Embracing Change with an Open Self in 2012

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With the New Year come numerous resolutions to be healthier, to lose weight, and to find more balance in our hectic lives.  I know I have been pondering such things the last few weeks.  BUT, resolutions can also be accompanied with disappointment and discouragement.  Many of us make unrealistic goals, joining expensive gyms, cutting out ALL of the yummy treats we love to eat and more.  (Okay, as I write this, I am feeling like I should speak for myself…)  I have certainly been contemplating all of what I want to accomplish and change in 2012.

The first change I have already been committing to the past couple of weeks is the reintegration of my body and mind, an attempt at finding balance in my whole self and my life.  With this, I have decided NOT to make a resolution that can discourage me as the year progresses. I have chosen to hold an open mind and heart to revisit and highlight a few principles based on my own LMA studies.

I thought I would share a few here to inspire all of us to embrace the hope accompanied with the possibilities of change.  After all, change is the only constant in movement and in life. (I guess that means that movement IS life, but we knew that already…)

Exertion/Recuperation Rhythms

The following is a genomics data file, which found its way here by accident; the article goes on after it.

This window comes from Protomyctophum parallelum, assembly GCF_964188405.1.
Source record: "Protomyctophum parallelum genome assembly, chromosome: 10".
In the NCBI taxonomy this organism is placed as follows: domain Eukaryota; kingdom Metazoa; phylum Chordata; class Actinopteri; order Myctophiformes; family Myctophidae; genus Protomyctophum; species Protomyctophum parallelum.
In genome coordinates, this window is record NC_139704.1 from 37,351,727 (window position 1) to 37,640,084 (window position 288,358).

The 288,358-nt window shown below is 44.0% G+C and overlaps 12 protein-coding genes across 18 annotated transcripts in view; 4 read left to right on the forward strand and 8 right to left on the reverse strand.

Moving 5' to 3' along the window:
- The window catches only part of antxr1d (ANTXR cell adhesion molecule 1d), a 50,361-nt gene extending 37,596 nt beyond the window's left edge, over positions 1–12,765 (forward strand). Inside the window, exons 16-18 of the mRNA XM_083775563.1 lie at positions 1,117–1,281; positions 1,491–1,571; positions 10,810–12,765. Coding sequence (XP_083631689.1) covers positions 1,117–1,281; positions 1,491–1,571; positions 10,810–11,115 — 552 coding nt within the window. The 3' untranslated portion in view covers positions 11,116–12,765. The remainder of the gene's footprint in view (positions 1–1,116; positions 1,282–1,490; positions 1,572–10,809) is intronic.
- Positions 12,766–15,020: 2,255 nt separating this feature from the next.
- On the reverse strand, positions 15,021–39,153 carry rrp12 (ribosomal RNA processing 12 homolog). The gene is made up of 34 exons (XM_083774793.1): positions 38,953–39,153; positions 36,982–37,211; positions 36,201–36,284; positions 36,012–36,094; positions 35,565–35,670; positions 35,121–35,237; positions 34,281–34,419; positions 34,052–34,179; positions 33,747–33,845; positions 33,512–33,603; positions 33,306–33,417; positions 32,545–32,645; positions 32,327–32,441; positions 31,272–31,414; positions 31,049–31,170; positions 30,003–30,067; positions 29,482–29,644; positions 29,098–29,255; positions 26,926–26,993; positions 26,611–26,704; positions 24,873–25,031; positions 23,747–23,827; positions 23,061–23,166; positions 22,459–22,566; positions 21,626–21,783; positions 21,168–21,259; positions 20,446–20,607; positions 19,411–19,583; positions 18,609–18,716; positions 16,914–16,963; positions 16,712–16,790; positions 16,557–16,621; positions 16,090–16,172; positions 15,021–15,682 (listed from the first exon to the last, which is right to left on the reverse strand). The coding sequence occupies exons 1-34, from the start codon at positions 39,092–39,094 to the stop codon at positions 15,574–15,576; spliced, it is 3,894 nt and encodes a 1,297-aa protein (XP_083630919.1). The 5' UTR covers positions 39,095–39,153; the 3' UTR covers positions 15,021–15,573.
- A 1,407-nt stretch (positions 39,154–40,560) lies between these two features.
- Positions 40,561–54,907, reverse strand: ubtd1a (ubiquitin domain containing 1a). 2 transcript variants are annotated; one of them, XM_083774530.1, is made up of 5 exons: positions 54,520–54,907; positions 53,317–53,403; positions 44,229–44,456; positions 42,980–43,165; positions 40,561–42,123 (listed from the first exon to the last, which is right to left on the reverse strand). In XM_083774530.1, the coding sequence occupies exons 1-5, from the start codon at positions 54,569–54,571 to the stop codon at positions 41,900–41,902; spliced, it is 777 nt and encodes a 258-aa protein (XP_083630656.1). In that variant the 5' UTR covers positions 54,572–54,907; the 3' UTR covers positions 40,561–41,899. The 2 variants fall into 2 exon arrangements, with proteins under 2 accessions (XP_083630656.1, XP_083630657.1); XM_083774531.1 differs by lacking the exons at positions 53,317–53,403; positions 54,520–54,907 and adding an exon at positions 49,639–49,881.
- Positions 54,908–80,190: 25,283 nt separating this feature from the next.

This is one of my favorite ideas in the LMA work.  Each of us has our own exertion and recuperation patterns that play out in our lives.  We fluctuate between the two constantly, each day, each week, each month.  When I say exertion, I don’t necessarily mean exerting our bodies to the limit in the way a cardio workout may exert us.  Exertion can be anything:  taking care of kids all day, teaching classes, sitting at a desk.  Eventually, with each of these, we all feel the need to recuperate.  Perhaps after a day of children, a hot cup of tea and relaxation is desired, after teaching for long periods there tends to be a need to absorb knowledge or take in rather than outpour information.  I like the example of sitting at a desk because we all know how good it feels to stand up, stretch and walk around.  All of us have different habits of exertion and recuperation.  I know that I tend to exert, exert, exert and then find a need for intense recuperation.  At times that may be useful and at times it may keep me from being balanced. I hope to hold this idea in my thoughts for the next year to build my awareness of my own personal exertion and recuperation cycles.  I encourage you to do the same, without judgment.  Exert when you need to exert and most importantly, take the time to honor recuperation.